Halifax House Price Index
What they said
- House prices rose by 1.6% in July, up 3.8% year to date
The Halifax House price index reports house prices rose by 1.6% in July. It appears that home buyers are not as concerned about the economic outlook as the mortgage lenders themselves. It will be interesting to see if the positivity of UK homeowners causes the lenders to change their tune. With a shortage of stock and UK households keen to get moving after months of lockdown, house prices may be firmer than the lenders currently believe. Good news for estate agents and housebuilders and all those with businesses linked to home moves.
The UK’s largest property portal
What they said
- Revenue down 34% to £94.8m
- Profit Before Tax 65% (from 75%)
- Memberships down 3.3% - 3.5% decline in agency and 2.1% fall in new homes
- Since 13 May recorded 65 record beating days beating previous record 19 Feb 20
Estate agents and housebuilders may not like the price of Rightmove’s services, but we certainly admire the quality and robustness of its earnings. Not many companies could see revenue fall by 34% and profit before tax margin only reduce by 13% to what is still a staggering 65%.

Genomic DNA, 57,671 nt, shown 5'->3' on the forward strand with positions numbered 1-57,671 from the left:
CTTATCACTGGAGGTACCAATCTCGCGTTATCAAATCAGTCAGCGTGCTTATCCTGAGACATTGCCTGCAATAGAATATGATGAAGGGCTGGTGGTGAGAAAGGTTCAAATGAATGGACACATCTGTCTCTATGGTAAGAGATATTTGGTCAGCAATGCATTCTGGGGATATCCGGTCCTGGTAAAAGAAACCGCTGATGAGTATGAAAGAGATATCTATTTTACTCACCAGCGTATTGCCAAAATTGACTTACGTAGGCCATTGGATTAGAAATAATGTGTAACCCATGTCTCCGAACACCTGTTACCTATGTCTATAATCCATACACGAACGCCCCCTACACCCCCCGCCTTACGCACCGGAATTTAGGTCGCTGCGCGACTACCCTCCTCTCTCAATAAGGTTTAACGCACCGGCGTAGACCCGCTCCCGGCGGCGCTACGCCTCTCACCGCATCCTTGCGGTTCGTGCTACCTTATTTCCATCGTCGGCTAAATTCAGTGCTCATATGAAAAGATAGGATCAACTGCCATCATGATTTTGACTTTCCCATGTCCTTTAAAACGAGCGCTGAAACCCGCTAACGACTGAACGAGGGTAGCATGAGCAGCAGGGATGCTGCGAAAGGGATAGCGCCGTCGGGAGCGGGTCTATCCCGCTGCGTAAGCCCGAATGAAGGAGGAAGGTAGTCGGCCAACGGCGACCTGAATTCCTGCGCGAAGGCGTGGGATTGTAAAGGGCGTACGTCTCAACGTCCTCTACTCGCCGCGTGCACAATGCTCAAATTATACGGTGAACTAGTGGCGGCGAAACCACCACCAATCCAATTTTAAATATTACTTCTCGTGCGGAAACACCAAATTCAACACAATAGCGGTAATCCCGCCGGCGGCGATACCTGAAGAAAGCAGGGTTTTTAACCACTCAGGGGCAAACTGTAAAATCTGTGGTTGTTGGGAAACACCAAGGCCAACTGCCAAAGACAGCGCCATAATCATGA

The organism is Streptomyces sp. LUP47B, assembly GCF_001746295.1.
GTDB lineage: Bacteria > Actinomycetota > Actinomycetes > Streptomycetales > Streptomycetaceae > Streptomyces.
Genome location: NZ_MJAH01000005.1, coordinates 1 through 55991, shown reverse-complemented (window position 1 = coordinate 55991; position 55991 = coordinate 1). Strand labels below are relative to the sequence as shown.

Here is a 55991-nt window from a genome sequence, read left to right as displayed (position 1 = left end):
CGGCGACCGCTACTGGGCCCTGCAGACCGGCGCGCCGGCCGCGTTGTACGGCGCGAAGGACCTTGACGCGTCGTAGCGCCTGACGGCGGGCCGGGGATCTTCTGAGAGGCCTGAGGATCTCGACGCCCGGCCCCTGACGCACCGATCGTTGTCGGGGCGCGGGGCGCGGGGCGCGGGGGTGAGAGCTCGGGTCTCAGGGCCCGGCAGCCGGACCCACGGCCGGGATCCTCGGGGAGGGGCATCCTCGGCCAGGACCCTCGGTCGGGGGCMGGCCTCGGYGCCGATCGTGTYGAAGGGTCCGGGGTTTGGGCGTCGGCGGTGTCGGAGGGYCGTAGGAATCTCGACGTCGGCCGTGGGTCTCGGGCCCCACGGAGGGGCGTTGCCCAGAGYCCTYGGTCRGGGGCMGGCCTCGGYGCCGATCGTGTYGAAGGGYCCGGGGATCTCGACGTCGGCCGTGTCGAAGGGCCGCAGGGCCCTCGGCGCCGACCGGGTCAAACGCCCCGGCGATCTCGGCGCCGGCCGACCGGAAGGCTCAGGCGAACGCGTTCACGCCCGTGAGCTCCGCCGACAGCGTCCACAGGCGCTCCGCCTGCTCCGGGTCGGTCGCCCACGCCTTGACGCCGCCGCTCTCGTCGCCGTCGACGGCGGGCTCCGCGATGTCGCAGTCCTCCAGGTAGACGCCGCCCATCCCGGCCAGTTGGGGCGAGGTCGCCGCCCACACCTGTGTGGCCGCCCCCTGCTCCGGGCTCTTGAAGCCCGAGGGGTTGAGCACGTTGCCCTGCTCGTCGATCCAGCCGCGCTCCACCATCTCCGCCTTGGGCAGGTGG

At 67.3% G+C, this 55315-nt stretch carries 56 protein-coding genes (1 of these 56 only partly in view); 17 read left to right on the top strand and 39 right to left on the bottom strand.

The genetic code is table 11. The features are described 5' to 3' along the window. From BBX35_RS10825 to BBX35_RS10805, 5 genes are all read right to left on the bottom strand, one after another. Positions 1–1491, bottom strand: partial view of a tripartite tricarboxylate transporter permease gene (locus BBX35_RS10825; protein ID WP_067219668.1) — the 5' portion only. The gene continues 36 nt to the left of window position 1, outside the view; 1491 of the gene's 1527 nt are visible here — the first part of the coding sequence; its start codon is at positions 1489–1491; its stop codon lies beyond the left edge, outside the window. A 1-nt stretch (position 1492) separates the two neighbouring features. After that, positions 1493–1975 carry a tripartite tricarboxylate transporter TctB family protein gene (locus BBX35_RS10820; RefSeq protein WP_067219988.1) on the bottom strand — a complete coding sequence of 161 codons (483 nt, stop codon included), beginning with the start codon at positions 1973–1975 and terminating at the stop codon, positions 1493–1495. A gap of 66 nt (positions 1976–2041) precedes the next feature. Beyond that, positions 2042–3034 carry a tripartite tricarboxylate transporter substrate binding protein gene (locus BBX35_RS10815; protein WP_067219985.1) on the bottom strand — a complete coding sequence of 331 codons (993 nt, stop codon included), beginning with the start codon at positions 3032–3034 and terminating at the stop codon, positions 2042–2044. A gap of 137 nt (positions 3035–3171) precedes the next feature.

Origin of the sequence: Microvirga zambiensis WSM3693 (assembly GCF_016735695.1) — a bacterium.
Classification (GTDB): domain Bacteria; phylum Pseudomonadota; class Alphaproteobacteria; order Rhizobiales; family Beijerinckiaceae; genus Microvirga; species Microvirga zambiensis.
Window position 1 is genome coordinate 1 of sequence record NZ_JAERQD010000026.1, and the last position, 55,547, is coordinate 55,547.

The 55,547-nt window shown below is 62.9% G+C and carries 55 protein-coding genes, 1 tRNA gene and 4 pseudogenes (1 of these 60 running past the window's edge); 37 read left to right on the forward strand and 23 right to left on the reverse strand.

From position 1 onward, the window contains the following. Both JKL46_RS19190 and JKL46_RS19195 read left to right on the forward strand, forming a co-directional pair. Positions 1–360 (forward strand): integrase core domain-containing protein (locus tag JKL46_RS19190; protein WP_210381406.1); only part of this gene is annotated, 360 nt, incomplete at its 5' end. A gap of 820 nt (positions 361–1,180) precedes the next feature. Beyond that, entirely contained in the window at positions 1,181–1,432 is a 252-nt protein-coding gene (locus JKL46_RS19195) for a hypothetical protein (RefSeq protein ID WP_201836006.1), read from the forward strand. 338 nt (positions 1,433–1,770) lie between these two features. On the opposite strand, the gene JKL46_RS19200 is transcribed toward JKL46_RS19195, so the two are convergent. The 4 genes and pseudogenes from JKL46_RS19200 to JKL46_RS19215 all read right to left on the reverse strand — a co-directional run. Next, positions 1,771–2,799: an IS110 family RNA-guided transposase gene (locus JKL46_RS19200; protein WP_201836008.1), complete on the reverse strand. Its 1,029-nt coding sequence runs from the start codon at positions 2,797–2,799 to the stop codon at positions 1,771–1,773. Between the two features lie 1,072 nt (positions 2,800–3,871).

Lockdown has increased our fascination with property since the UK housing market reopened Rightmove has broken its previous website traffic record a staggering 65 times. This reflects what housebuilders and estate agents across the country are telling me that they have never been busier.
This is very good news for the UK housing market straight from the coal face.
Challenger UK bank
What they said
- House Price forecasts for 2020: Base case down 14.6%, downside down 19.5% upside down 12.1%
- We extended existing mortgage offers for customers buying a new home for up to three months to give them extra time to complete transactions
- 17% of residential mortgage holders took up UK Government-supported payment holidays
- The number of non-performing mortgages has increased by 62.5% to 0.39% of the mortgage book
Metro Bank is another UK mortgage lender whose view of the UK housing market is much more cautious than the UK estate agents. Whilst estate agents are reporting high levels of activity and growing sales pipelines lenders appear to be preparing for much much colder market conditions.
If the so-called ‘mini-boom’ in the UK housing market becomes a sustainable boom then lenders may have to add water to their glasses to make them half full.
Although small in number non-performing mortgages has increased by 62.5% to 0.39% mortgage book to £39m. This may, of course, rise further if the UK unemployment rate continues to increase.
The motor Industry
The Society of Motor Manufacturers and Traders (SMMT)
What they said